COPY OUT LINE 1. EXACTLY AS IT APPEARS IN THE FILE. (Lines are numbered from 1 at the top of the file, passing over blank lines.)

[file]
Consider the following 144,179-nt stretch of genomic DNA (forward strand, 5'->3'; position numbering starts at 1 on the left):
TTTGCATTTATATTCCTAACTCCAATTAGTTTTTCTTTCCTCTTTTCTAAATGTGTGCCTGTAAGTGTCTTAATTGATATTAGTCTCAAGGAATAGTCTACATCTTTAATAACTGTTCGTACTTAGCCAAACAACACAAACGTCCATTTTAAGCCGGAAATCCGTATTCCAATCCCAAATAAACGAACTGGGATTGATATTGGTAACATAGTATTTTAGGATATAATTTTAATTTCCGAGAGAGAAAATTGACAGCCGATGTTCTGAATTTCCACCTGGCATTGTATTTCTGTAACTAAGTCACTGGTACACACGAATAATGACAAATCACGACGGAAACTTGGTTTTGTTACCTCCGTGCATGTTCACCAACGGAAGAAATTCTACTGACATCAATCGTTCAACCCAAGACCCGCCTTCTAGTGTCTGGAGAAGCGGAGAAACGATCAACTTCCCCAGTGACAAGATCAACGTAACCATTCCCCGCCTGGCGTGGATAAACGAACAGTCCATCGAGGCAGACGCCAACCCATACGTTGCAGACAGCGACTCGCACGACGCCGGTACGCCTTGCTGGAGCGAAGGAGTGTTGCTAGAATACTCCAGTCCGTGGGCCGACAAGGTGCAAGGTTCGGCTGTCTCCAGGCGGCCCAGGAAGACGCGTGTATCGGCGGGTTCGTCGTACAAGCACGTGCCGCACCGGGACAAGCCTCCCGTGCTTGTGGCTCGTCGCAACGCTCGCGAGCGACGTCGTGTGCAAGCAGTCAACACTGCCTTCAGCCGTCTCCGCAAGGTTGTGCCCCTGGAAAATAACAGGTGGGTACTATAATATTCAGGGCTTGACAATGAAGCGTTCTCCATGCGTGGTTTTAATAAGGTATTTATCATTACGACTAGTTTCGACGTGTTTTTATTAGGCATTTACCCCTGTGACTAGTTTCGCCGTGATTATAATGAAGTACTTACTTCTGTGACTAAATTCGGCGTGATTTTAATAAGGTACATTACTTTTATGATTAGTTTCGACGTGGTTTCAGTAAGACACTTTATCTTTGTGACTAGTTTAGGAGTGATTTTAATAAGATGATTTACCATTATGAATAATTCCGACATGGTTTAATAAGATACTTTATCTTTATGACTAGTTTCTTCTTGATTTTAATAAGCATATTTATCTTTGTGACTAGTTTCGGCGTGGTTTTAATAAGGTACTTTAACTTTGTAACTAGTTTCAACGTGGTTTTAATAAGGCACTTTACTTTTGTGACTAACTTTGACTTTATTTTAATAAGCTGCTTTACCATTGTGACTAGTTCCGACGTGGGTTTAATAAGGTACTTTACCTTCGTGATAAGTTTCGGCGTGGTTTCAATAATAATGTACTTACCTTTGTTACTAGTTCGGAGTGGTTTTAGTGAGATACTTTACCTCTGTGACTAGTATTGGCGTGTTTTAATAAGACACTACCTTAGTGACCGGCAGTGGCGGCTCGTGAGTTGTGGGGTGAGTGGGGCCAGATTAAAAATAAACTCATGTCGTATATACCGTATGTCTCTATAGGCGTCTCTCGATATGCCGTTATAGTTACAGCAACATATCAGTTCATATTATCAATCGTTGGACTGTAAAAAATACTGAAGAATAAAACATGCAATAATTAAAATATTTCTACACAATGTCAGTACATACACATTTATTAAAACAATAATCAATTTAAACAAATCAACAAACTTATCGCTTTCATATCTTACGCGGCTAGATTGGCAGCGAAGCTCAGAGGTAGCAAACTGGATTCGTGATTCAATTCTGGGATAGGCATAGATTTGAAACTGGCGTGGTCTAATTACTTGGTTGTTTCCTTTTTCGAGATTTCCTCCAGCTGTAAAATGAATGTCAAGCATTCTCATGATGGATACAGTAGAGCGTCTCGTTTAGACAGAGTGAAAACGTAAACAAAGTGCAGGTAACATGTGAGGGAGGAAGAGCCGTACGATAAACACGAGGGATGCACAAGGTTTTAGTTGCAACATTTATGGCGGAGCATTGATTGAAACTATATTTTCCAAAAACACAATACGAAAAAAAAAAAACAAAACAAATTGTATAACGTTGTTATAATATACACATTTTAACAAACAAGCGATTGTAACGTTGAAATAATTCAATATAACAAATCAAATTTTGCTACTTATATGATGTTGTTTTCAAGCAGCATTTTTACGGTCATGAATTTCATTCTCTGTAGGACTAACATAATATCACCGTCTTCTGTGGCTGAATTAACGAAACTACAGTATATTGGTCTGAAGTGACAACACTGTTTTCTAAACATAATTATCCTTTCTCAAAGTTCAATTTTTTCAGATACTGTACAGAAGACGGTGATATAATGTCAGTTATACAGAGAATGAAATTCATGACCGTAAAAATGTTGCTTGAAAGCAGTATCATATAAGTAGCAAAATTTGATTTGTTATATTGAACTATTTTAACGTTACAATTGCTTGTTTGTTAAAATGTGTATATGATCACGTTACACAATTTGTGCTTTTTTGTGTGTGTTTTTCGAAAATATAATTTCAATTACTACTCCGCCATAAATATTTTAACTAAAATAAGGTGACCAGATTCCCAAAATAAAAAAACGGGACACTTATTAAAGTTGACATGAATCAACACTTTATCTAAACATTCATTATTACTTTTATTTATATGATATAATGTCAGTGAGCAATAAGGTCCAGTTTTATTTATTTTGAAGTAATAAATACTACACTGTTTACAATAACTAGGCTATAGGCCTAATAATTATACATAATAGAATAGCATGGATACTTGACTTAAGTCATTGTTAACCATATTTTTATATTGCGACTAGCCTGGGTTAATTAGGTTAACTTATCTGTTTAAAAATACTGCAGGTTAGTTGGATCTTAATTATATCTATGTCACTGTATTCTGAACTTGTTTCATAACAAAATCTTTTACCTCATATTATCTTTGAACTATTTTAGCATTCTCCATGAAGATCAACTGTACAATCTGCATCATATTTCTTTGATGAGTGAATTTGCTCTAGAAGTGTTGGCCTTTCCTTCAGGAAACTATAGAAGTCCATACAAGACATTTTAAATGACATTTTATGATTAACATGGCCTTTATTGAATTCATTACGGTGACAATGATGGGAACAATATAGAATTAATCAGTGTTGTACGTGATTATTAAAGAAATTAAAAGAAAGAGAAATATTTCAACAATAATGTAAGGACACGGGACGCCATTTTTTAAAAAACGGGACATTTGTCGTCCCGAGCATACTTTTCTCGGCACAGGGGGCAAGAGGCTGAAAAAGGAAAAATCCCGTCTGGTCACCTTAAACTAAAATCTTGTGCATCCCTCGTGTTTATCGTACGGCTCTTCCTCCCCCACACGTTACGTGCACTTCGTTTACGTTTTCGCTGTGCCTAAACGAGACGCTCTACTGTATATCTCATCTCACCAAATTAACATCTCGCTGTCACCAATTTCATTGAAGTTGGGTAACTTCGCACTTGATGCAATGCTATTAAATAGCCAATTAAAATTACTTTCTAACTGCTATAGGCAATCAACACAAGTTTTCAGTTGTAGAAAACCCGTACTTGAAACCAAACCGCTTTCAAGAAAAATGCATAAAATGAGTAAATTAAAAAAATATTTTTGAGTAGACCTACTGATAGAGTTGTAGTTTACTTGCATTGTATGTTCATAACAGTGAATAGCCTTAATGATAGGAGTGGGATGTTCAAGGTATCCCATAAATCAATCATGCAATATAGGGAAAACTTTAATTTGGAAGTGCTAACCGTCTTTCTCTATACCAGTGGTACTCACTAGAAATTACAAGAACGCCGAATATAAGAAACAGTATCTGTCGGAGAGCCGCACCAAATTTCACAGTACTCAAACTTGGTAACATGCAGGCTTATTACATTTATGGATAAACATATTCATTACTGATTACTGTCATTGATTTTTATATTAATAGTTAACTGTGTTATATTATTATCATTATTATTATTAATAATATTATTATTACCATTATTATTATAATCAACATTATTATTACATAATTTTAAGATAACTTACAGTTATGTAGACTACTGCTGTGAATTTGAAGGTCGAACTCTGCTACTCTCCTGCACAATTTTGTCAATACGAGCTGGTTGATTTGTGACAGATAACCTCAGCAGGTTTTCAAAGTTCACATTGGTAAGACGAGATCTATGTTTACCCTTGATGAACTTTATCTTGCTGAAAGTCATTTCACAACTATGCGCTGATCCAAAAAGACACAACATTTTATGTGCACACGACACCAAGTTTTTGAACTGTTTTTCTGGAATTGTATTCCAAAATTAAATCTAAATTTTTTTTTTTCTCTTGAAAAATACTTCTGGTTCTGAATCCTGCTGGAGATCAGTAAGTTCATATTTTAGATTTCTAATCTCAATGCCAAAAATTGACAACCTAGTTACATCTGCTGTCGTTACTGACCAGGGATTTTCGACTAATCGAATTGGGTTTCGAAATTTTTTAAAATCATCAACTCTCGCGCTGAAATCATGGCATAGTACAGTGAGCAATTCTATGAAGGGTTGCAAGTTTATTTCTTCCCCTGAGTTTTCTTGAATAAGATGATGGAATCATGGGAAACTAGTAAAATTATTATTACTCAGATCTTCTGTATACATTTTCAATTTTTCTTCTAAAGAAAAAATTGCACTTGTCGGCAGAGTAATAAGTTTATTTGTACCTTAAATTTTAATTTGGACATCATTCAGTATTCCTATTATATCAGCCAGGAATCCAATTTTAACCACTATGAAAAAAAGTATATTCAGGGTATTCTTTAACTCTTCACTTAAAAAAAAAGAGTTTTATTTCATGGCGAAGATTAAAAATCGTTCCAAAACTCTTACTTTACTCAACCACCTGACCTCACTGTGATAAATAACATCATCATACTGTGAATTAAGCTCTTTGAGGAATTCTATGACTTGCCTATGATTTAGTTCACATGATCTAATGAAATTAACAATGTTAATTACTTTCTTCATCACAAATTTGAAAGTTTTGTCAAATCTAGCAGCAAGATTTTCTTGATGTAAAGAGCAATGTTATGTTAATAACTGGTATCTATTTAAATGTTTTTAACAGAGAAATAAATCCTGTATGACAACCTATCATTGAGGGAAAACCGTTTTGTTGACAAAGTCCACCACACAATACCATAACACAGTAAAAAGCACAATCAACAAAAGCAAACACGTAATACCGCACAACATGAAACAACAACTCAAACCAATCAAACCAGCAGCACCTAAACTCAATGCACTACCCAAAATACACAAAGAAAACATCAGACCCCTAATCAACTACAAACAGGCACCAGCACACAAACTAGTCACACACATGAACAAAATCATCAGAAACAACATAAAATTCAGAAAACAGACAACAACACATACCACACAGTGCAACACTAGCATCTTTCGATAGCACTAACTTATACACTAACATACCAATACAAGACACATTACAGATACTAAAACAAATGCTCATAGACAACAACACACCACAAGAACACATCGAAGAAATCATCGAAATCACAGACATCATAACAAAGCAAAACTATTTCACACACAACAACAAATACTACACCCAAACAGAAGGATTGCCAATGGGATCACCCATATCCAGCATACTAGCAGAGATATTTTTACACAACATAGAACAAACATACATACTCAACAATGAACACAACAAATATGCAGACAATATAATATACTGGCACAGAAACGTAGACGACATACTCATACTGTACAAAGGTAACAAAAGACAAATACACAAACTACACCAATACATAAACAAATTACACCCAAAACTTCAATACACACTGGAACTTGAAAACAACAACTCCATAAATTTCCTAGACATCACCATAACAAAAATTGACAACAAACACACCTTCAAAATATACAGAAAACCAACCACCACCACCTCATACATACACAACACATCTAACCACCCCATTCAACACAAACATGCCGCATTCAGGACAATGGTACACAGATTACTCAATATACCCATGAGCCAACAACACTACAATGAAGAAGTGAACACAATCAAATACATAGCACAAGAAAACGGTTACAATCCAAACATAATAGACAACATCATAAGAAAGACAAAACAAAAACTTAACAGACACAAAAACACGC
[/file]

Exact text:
Consider the following 144,179-nt stretch of genomic DNA (forward strand, 5'->3'; position numbering starts at 1 on the left):